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"I don't even want to go to school tomorrow, go on the bus," says Dieal. "It's too crowded and too hot. It's just outrageous."
Jimmy Carter has been driving a Cheatham County school bus for 10 years. He says this year they're simply aren't enough drivers to cover all the routes.
"They got 54 drivers now," says Carter. "Before the first day of school, they were 6 drivers short, and I know they're a couple more short now."
Carter says the District cut the number of bus routes from 80 down to 60, which means delays and more time on the bus for drivers and students. Dr. Curtis says the District has 54 drivers to cover 60 routes. He explained it this way: a bus driver picks up students from School B and drops them off at School A. The students from School A are dropped off at home. Then the driver goes back to School A to pick up and drop off children form School B. He insists no students are on the bus for more than an hour and a half, which would be a violation of state law.
"You probably got a single bus making a couple trips transporting 200 kids," says Carter. "It's just bad."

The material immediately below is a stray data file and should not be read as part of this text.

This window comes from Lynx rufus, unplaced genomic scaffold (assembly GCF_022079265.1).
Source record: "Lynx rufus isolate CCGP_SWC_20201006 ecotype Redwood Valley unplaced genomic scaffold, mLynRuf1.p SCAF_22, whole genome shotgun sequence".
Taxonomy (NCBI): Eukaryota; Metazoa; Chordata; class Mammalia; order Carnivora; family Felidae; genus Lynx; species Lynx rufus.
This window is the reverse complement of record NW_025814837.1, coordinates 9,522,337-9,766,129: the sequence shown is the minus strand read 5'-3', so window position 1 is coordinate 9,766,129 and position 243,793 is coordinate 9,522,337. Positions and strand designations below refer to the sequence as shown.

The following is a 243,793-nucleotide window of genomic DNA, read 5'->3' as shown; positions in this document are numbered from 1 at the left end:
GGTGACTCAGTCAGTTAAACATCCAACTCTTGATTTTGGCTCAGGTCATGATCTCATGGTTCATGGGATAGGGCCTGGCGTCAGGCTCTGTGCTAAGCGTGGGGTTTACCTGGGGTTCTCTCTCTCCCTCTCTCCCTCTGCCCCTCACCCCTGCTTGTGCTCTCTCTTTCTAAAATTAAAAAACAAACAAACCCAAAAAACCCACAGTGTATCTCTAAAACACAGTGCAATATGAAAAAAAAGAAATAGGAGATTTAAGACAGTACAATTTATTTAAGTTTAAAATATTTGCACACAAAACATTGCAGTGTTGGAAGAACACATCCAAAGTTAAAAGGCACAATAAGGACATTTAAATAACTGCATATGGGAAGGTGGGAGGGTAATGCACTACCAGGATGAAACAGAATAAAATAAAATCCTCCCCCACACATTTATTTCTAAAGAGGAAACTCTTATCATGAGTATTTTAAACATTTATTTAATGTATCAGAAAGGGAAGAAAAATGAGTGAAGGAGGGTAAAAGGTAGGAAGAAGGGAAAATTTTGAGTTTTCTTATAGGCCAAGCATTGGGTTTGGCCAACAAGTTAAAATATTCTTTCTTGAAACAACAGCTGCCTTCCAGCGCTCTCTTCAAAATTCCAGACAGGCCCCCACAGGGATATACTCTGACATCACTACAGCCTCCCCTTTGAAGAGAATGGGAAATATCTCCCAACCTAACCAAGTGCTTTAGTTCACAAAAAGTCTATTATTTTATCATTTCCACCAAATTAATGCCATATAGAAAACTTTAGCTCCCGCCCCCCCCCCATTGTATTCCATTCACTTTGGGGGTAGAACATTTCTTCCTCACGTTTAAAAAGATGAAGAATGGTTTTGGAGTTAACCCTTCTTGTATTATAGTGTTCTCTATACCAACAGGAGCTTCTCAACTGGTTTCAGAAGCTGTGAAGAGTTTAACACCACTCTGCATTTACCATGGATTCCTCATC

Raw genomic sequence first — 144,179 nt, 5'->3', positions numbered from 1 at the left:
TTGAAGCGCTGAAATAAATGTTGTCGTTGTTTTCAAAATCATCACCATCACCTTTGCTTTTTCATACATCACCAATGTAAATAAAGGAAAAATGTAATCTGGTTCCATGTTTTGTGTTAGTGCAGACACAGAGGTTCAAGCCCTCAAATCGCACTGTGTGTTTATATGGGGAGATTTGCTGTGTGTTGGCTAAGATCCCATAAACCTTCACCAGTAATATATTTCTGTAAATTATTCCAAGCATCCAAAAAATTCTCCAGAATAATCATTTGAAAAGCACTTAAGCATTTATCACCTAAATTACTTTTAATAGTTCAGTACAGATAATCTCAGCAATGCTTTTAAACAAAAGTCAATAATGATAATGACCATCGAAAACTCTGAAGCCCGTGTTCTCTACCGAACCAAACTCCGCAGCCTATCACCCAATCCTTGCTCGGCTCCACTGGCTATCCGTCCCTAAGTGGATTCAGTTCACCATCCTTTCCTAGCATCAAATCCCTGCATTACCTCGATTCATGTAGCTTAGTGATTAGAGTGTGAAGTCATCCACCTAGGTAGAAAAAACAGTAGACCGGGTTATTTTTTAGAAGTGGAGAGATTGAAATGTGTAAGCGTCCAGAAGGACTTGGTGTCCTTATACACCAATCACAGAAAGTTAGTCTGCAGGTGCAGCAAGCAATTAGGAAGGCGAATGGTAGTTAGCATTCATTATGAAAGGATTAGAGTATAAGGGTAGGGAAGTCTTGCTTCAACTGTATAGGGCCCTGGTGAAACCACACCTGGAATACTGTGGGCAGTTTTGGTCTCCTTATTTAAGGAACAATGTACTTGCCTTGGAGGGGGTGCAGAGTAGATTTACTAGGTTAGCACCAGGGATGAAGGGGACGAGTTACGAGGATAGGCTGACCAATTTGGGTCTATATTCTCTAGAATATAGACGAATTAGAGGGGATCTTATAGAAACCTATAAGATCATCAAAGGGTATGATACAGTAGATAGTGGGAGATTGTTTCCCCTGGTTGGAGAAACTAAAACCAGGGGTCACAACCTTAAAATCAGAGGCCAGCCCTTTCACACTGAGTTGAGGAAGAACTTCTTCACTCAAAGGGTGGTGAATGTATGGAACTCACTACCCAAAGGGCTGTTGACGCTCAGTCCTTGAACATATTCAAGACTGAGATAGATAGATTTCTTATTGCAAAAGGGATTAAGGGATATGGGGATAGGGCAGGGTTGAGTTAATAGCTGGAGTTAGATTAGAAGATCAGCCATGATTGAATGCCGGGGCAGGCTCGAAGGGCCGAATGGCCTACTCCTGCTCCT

Carter says the driver shortage is keeping some students on the bus more than 2 hours, creating a dangerous situation for everyone aboard the bus. The Director of Schools says Cheatham County has had more than its share of negative publicity over the recent resignation of Schools Director Dr. Tim Webb. He says the District is working to straighten out the bus situation and training. FOX17 NEWS will continue to stay on top of this story for you. We'll be sure to pass along any new developments.
Friday, August 17 2012, 04:43 AM CDT
Pharmacist admits misbranding dialysis drugs
May 21, 2013 21:08 GMT
WICHITA, Kan. (AP) -- A Tennessee pharmacist has admitted distributing a misbranded Chinese-made drug that was given to kidney dialysis patients in Kansas.
The U.S. Attorney's office says 53-year-old Robert Harshbarger Jr., of Kingsport, Tenn., pleaded guilty Tuesday in Topeka to one count each of distributing a misbranded drug and health care fraud.
Harshbarger admitted that from 2004 to 2009, he substituted a cheaper Chinese import for an iron sucrose drug approved by the U.S. Food and Drug Administration.
The drugs were given to patients of Kansas Dialysis Services. Prosecutors say there were no reports of harm, but patients were put at risk because the FDA could not assure the drugs' effectiveness and safety.
Harshbarger's plea deal calls for four years in prison, restitution of nearly $849,000 and a forfeiture of $425,000.
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Dow Record: Three tales of ups, downs and changes
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By SCOTT MAYEROWITZ
AP Business Writer
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